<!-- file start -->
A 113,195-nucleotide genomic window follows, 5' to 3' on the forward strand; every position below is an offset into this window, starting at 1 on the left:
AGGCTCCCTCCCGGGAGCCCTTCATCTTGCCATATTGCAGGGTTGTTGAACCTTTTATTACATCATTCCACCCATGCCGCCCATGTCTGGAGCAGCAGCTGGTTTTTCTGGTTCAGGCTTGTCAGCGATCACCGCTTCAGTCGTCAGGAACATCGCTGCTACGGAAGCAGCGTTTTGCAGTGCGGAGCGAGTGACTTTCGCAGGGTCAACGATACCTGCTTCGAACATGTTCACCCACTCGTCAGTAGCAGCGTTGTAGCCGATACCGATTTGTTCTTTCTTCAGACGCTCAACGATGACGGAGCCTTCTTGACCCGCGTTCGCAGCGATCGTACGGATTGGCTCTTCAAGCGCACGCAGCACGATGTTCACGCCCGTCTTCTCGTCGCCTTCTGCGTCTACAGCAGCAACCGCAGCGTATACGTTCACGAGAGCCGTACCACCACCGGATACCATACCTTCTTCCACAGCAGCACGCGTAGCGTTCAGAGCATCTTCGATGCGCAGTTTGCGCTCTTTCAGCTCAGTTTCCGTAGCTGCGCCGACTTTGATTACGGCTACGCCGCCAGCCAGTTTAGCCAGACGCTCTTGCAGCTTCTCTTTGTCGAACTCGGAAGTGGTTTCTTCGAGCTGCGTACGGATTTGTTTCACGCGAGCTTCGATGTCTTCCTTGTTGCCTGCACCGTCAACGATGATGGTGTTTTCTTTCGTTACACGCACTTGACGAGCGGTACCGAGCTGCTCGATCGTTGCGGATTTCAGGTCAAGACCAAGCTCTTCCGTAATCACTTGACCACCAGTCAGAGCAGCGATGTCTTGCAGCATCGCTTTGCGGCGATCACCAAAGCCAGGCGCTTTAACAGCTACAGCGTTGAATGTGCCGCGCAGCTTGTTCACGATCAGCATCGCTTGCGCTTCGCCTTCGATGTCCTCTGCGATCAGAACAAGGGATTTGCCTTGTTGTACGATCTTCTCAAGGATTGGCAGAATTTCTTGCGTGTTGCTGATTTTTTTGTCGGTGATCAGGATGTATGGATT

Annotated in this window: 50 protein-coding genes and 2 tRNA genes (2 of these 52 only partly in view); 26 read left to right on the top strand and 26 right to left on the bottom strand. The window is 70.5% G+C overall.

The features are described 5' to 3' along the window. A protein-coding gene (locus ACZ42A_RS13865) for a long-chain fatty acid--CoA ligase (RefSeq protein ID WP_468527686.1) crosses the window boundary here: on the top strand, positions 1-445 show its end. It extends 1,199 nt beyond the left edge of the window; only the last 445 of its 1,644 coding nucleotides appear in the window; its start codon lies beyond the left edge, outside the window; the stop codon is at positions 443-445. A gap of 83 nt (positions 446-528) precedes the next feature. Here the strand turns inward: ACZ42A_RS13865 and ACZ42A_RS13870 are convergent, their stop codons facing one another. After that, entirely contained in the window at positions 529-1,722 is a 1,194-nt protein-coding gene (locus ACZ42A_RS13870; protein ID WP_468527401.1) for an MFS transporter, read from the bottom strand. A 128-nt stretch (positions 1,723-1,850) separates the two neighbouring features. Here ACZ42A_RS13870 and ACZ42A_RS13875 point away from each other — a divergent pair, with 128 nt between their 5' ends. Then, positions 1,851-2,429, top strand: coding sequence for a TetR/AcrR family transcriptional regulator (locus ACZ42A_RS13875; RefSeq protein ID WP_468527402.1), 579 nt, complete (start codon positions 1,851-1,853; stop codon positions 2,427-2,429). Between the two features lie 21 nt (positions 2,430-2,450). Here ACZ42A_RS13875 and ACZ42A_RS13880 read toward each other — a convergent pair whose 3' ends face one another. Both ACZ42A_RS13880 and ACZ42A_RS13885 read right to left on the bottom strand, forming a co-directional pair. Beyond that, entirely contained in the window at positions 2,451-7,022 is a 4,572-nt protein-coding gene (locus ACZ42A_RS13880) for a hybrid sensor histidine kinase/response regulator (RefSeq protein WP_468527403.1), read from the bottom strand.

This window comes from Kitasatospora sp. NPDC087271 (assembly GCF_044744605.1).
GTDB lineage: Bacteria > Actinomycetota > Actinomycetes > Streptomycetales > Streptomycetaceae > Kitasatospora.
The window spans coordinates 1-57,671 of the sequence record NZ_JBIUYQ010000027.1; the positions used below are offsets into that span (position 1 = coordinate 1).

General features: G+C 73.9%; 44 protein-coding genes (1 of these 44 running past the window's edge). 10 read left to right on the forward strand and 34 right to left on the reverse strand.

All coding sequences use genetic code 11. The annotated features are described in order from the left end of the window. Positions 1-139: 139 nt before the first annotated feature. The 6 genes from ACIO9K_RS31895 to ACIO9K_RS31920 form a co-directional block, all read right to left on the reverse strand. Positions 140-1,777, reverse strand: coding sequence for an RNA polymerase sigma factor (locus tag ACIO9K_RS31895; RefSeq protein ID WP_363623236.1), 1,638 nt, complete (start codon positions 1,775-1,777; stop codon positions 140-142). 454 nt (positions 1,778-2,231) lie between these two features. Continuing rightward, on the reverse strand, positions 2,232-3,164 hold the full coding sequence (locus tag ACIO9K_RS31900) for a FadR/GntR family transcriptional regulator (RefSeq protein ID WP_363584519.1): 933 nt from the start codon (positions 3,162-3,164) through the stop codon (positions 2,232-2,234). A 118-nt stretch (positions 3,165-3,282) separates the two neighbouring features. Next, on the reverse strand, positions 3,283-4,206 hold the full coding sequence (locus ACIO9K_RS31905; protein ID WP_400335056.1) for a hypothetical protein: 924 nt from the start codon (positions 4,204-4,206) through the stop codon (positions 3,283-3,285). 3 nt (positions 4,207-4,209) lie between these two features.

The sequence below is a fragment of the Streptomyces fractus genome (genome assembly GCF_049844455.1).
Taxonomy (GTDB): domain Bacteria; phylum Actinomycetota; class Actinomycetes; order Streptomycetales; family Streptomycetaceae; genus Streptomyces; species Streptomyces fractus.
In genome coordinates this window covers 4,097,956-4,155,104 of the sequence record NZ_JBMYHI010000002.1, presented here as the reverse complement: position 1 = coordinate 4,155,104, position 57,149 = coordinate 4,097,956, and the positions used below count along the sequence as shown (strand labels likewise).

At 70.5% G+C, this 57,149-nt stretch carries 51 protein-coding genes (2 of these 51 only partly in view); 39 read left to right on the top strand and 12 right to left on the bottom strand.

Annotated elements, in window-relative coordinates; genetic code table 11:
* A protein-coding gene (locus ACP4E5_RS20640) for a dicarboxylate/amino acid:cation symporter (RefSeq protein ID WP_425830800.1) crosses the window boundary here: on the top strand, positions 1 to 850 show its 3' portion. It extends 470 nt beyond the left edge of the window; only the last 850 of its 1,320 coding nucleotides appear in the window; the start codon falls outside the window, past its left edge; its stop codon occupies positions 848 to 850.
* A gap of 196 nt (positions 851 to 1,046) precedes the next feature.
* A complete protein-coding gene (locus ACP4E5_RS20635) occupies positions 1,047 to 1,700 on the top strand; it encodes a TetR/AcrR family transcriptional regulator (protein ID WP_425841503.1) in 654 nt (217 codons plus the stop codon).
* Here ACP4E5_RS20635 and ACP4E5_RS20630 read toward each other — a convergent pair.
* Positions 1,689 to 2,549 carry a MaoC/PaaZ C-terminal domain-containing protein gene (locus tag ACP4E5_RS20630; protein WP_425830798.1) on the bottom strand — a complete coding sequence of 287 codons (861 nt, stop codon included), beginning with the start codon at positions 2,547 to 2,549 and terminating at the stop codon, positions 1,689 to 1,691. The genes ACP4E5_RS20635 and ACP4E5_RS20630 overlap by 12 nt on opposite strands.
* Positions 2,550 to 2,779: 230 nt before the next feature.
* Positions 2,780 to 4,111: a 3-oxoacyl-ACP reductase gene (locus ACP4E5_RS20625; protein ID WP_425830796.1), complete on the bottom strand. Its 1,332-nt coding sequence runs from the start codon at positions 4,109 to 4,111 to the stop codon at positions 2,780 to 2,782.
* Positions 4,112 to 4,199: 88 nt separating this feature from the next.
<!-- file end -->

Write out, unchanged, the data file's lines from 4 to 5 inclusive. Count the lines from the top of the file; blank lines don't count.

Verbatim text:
The features are described 5' to 3' along the window. A protein-coding gene (locus ACZ42A_RS13865) for a long-chain fatty acid--CoA ligase (RefSeq protein ID WP_468527686.1) crosses the window boundary here: on the top strand, positions 1-445 show its end. It extends 1,199 nt beyond the left edge of the window; only the last 445 of its 1,644 coding nucleotides appear in the window; its start codon lies beyond the left edge, outside the window; the stop codon is at positions 443-445. A gap of 83 nt (positions 446-528) precedes the next feature. Here the strand turns inward: ACZ42A_RS13865 and ACZ42A_RS13870 are convergent, their stop codons facing one another. After that, entirely contained in the window at positions 529-1,722 is a 1,194-nt protein-coding gene (locus ACZ42A_RS13870; protein ID WP_468527401.1) for an MFS transporter, read from the bottom strand. A 128-nt stretch (positions 1,723-1,850) separates the two neighbouring features. Here ACZ42A_RS13870 and ACZ42A_RS13875 point away from each other — a divergent pair, with 128 nt between their 5' ends. Then, positions 1,851-2,429, top strand: coding sequence for a TetR/AcrR family transcriptional regulator (locus ACZ42A_RS13875; RefSeq protein ID WP_468527402.1), 579 nt, complete (start codon positions 1,851-1,853; stop codon positions 2,427-2,429). Between the two features lie 21 nt (positions 2,430-2,450). Here ACZ42A_RS13875 and ACZ42A_RS13880 read toward each other — a convergent pair whose 3' ends face one another. Both ACZ42A_RS13880 and ACZ42A_RS13885 read right to left on the bottom strand, forming a co-directional pair. Beyond that, entirely contained in the window at positions 2,451-7,022 is a 4,572-nt protein-coding gene (locus ACZ42A_RS13880) for a hybrid sensor histidine kinase/response regulator (RefSeq protein WP_468527403.1), read from the bottom strand.

This window comes from Kitasatospora sp. NPDC087271 (assembly GCF_044744605.1).